Health Department Report: Tuberculosis Cases in NYC Jumped 10 Percent in 2017
Health Department: 86 Percent The City’s Patients Were Born Outside of the United States
TB cases have increased 10 percent, with 613 cases in 2017, up from 556 the previous year, according to the report by the city’s Department of Health and Mental Hygiene. The number of people diagnosed with multidrug-resistant form of the disease also increased.
“Tuberculosis is a deadly, yet curable disease. The Health Department is the leading provider of tuberculosis care in New York City, and we are concerned about these new data that show TB rates have increased among New Yorkers,” Health Commissioner Dr. Mary T. Bassett said. “We’re committed to ensuring equitable access to rapid and quality diagnosis and treatment for all New Yorkers.”
People born outside the United States account for 86 percent of the city’s TB patients. In addition, Queens remained the borough with the highest rate of the disease (10.6 per 100,000 people). The citywide rate is 7.5 per 100,000 people, the report said.
“New York City has been a leader in TB control, and we need to address this increase in cases,” said Dr. Joseph Burzynski, assistant commissioner of the Health Department’s Bureau of TB Control. “It will require a coordinated public health response, coupled with the city’s robust health care infrastructure, to make progress in the effort to eliminate tuberculosis as a threat in New York City.”
Tuberculosis is a disease caused by the bacterium Mycobacterium tuberculosis. It has two stages: latent TB infection and active TB disease. The former happens when bacteria are living in the body, but not causing any symptoms. Symptoms of the latter form of the disease may include weight loss, a persistent cough, chest pain, coughing up blood or phlegm, loss of appetite, chills, fever, or night sweats.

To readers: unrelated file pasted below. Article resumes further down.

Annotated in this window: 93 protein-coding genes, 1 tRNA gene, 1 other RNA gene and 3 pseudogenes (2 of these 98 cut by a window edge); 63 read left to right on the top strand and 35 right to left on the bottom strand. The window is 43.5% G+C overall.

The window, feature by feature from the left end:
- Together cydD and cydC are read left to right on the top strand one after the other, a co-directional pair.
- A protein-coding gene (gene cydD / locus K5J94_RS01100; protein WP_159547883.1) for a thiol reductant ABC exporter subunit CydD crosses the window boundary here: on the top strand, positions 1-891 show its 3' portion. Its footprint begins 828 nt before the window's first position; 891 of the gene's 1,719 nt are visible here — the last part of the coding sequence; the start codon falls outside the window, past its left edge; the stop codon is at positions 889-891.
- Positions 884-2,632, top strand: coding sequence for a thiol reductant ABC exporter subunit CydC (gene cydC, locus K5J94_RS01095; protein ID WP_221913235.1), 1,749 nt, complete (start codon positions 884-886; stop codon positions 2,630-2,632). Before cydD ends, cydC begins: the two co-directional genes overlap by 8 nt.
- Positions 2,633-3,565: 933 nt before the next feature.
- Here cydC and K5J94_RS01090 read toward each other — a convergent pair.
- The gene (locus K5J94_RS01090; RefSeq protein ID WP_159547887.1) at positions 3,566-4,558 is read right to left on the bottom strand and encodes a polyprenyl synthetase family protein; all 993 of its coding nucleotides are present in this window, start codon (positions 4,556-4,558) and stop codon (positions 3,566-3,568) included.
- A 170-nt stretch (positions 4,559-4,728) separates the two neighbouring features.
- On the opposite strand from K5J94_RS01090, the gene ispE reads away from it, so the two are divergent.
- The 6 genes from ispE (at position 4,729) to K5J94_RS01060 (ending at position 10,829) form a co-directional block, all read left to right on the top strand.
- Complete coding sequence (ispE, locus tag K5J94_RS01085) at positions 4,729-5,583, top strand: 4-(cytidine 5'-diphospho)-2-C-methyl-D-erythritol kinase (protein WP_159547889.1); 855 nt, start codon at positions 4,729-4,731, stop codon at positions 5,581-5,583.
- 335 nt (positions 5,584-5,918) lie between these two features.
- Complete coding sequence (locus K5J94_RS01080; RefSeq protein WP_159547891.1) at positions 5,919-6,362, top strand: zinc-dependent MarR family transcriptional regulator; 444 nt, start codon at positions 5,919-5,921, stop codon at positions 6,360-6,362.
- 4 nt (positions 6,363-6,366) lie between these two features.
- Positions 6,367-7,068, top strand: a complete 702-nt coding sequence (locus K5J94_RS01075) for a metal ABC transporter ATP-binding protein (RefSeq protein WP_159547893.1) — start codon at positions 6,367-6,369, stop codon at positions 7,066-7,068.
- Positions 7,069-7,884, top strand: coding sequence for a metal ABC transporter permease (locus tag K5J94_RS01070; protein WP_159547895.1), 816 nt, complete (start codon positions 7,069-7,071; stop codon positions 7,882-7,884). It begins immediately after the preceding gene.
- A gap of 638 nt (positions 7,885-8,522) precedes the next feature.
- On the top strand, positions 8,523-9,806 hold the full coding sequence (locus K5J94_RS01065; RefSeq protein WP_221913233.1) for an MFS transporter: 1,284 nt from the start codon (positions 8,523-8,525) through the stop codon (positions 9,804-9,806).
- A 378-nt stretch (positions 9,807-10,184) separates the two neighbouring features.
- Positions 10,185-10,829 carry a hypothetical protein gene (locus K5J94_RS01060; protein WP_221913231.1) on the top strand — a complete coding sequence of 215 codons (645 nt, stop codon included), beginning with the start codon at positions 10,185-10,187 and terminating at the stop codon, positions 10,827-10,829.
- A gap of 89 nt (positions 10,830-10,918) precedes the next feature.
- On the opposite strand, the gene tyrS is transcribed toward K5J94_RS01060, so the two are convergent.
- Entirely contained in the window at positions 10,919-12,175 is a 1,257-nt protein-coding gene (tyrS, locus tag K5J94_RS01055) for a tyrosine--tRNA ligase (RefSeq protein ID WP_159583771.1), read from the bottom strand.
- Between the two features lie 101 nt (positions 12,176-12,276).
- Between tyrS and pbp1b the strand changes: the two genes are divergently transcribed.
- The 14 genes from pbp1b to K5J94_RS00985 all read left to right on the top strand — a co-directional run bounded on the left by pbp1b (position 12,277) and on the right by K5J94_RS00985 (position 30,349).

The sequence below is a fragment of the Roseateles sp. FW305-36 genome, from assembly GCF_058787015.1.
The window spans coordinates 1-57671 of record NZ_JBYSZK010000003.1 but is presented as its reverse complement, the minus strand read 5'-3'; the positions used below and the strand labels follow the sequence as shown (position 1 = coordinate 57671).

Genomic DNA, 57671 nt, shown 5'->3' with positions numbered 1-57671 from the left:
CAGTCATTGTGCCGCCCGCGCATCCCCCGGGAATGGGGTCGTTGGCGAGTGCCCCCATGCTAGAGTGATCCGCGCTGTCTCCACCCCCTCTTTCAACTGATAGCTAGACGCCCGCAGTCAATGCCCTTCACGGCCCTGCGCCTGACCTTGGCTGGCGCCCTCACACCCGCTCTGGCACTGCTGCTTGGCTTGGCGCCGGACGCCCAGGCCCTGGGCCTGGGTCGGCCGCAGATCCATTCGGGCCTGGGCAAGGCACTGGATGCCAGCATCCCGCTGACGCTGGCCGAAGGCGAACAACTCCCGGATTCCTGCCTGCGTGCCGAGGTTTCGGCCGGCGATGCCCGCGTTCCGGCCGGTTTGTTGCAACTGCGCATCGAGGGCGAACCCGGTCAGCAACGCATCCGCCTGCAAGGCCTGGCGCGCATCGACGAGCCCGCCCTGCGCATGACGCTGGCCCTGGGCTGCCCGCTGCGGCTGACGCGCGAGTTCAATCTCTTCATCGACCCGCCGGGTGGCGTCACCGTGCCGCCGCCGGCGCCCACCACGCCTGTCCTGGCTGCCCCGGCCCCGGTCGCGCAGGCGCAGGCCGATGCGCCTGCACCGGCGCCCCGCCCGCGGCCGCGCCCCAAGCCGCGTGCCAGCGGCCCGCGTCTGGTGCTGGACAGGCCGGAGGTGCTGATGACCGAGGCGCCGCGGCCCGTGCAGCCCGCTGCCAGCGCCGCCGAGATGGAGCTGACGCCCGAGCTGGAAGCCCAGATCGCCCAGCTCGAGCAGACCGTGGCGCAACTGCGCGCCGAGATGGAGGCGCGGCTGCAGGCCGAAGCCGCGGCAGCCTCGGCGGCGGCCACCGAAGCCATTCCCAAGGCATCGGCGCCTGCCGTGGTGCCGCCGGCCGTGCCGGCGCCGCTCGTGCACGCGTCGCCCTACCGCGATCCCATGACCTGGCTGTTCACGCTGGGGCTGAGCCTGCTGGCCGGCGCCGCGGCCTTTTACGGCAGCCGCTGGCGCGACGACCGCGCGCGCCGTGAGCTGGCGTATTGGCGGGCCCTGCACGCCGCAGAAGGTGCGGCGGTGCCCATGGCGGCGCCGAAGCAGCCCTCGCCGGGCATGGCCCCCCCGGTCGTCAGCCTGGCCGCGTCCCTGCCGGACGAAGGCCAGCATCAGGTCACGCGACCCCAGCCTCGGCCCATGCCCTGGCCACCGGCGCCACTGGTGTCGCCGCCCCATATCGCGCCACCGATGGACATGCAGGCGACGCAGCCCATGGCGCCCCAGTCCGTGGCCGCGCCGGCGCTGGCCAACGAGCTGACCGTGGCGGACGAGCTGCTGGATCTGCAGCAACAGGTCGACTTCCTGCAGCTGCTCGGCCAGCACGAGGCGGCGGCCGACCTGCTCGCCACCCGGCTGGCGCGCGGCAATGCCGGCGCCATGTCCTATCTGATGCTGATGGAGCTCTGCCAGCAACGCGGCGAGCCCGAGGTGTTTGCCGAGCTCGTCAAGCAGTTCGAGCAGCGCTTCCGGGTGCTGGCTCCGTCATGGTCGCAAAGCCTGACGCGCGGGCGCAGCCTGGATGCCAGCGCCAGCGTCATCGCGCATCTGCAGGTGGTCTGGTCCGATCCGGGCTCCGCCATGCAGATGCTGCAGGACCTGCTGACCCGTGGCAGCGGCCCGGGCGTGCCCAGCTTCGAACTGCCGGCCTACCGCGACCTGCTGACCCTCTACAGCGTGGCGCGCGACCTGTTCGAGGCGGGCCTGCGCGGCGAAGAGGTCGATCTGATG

With proper diagnosis and treatment, tuberculosis can be prevented and cured, doctors say.
https://infosida.nih.gov/ Spanish language site on HIV and AIDS and related illnesses, such as HEP C.
Unintentional Drug Overdoses high among Latinos in the LES, CB#3 Recommends Community Navigation Model
The New York City Department of Health reported that:
- In 2015 – of all races/ethnicities, Latino New Yorkers had the largest increase (46%) in unintentional drug overdose deaths involving heroin and/or fentanyl
- In 2016, of all races/ethnicities, Black New Yorkers had the largest increase (80%) unintentional drug overdose deaths
This is of concern in CD 3 where 33.9 % of CD 3 residents are Black or Latino (7.3% black, 26.6% Latino). Currently there has been funding for “overdose prevention” and the distribution of “NARCAN” kits throughout the community; yet this alone is not enough to curtail the heroin and opiate epidemic. While some funding has been put into overdose prevention, much more support is required for programs to follow-up with help and resources to navigate those addicted into formal therapy or addiction treatment. One effective program design currently in the early stages of development is the community navigator model, where trained and certified “recovery coaches” or “peer mentors” work in the community and engage individuals and families, steering them towards appropriate resources. Many of these former addicts or individuals who have personal or family experience, have been trained and certified as “advocates” or “navigators” to help those addicted access the resources and information they need. City and state agencies need to expand this model and funding to other neighborhoods including CD 3 where there is a need and the existence of community-based organizations who have experience in doing this.
Excerpt from LES CB#3 District Needs Report – 2017-2018